• Conjunctivitis  
  • Coughs, colds and nasal congestion
  • Cradle Cap (Seborrhoeic dermatitis – infants)
  • Haemorrhoids
  • Infant colic
  • Mild cystitis

Minor illnesses suitable for self-care:

  • Mild irritant dermatitis
  • Dandruff
  • Diarrhoea (adults)
  • Dry eyes/sore (tired) eyes
  • Earwax
  • Excessive sweating (hyperhidrosis)
  • Head lice
  • Indigestion and heartburn
  • Infrequent constipation
  • Infrequent migraine
  • Insect bites and stings
  • Mild acne
  • Mild dry skin
  • Sunburn
  • Sunburn protection
  • Mild to moderate hay fever/seasonal rhinitis
  • Minor burns and scalds
  • Minor conditions associated with pain, discomfort and/fever (e.g. aches and sprains, headache, period pain, back pain)
  • Mouth ulcers  
  • Nappy rash
  • Oral thrush    
  • Prevention of tooth decay or cavities
  • Ringworm/athletes foot
  • Teething/mild toothache
  • Threadworms
  • Travel sickness
  • Warts and verrucae  

Items of limited clinical effectiveness:

  • Probiotics
  • Vitamins and minerals.

Exceptions to the guidance

There are certain scenarios where patients should continue to have their treatment with over-the-counter (OTC) medicines prescribed and these are outlined below:

  • Patients prescribed an OTC treatment for a long-term condition or more complex forms of minor illnesses 
  • For those patients that have symptoms that suggest the condition is not minor
  • Treatment for complex patients (e.g. those with weakened immune systems).
  • Patients on ‘prescription only medications’.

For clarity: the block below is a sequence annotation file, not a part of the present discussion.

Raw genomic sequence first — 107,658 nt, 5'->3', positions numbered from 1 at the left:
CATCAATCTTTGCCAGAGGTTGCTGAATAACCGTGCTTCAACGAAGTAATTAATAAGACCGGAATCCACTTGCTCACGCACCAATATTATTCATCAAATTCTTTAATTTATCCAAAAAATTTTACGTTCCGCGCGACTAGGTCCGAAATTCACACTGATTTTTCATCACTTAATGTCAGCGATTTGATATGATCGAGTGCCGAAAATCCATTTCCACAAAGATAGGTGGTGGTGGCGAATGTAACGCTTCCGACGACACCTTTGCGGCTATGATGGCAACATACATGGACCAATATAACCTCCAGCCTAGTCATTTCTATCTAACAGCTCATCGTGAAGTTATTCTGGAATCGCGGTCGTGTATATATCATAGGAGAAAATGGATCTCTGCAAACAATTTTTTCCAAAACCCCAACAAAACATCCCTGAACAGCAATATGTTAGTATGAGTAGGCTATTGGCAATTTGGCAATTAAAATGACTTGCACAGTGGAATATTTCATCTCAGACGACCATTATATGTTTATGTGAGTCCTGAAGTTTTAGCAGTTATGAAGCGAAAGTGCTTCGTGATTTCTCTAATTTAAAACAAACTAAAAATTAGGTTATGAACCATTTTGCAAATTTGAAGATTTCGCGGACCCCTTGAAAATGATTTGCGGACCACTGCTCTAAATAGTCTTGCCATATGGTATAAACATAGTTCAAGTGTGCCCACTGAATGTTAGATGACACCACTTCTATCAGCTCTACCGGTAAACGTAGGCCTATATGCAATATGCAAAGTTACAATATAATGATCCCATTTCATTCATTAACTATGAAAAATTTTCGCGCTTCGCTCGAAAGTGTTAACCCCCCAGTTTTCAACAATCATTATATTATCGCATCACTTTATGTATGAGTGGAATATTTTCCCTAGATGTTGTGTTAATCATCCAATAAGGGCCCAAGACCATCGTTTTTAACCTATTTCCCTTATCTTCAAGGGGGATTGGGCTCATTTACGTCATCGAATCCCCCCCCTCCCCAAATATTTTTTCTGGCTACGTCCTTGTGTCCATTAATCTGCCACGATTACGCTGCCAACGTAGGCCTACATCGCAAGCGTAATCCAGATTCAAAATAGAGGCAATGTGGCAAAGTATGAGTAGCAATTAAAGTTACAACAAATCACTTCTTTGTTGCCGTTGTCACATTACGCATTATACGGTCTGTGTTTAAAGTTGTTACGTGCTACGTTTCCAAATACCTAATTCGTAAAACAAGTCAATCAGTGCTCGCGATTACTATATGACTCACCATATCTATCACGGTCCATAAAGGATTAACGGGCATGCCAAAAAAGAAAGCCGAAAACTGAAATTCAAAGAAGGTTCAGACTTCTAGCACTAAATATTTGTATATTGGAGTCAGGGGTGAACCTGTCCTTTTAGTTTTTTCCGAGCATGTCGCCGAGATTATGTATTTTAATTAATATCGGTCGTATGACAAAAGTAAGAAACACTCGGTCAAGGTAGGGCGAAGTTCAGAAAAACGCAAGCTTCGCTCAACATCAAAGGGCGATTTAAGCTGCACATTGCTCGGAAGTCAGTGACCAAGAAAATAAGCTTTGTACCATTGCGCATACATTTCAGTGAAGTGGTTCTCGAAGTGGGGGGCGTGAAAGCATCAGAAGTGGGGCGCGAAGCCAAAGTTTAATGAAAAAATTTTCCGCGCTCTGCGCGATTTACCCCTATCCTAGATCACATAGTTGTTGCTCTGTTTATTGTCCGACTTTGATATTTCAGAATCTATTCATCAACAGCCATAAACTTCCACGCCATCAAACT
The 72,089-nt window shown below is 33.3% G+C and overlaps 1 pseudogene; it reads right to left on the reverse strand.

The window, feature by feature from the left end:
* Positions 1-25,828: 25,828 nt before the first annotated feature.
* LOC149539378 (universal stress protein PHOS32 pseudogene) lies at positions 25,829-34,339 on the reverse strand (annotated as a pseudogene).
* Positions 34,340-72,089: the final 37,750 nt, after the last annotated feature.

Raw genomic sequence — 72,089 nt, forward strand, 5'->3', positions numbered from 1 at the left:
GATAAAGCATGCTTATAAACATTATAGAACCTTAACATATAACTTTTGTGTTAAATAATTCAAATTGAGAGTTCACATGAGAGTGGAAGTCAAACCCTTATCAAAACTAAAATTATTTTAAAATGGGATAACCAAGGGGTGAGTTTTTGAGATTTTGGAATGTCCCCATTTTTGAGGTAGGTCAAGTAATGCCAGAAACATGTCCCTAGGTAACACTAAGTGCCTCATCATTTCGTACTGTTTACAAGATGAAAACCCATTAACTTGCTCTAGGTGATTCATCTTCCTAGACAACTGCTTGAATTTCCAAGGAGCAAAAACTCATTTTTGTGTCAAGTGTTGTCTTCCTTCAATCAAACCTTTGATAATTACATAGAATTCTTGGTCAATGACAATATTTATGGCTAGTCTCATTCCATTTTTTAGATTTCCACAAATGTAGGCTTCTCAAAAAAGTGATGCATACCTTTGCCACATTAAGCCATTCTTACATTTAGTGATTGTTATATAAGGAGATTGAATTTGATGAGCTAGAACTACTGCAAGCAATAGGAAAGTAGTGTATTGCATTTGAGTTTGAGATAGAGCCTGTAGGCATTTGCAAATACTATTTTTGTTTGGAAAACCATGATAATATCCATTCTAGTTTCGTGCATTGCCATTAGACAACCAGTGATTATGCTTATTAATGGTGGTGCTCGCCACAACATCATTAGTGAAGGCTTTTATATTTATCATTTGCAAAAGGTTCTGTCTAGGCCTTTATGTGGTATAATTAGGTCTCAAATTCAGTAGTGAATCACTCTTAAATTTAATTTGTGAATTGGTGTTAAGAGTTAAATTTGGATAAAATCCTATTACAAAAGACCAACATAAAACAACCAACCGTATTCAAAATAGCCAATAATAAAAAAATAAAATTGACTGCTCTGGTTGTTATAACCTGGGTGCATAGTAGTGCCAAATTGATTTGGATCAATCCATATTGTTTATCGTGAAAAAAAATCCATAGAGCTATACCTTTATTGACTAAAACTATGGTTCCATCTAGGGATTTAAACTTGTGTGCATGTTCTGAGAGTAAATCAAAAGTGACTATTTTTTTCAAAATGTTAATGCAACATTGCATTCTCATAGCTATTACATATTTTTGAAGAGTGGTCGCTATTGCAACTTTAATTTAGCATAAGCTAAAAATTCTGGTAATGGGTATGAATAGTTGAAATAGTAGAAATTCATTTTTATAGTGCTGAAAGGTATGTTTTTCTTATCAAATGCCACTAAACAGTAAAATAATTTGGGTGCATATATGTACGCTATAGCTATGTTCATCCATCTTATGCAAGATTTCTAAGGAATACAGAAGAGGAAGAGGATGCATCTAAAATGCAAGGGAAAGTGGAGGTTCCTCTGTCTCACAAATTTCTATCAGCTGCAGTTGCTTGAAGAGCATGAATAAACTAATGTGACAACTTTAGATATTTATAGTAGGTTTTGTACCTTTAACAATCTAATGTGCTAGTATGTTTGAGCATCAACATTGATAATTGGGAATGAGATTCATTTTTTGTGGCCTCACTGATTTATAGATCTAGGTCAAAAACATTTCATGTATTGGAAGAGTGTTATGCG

• Patients prescribed OTC products to treat an adverse effect or symptoms of a more complex illness and/or ‘prescription only medications’ should continue to have these products prescribed on the NHS.
  • Circumstances where the product license doesn’t allow it to be sold over the counter to certain groups of patients. This may vary by medicine, but could include babies, children and/or women who are pregnant or breast-feeding. Community pharmacists will be aware of what these are and can advise accordingly.
  • Patients with a minor condition suitable for self-care that has not responded sufficiently to treatment with an OTC product.
  • Patients where the clinician considers that the presenting symptom is due to a condition that would not be considered a minor condition.
  • Circumstances where the prescriber believes that in their clinical judgement, exceptional circumstances exist that warrant deviation from the recommendation to self-care.
  • Individual patients where the clinician considers that their ability to self-manage is compromised as a consequence of medical, mental health or significant social vulnerability to the extent that their health and/or wellbeing could be adversely affected, if reliant on self-care. Being exempt from paying a prescription charge does not automatically warrant an exception to the guidance. Consideration should also be given to safeguarding issues.

More information about self-care can be found here .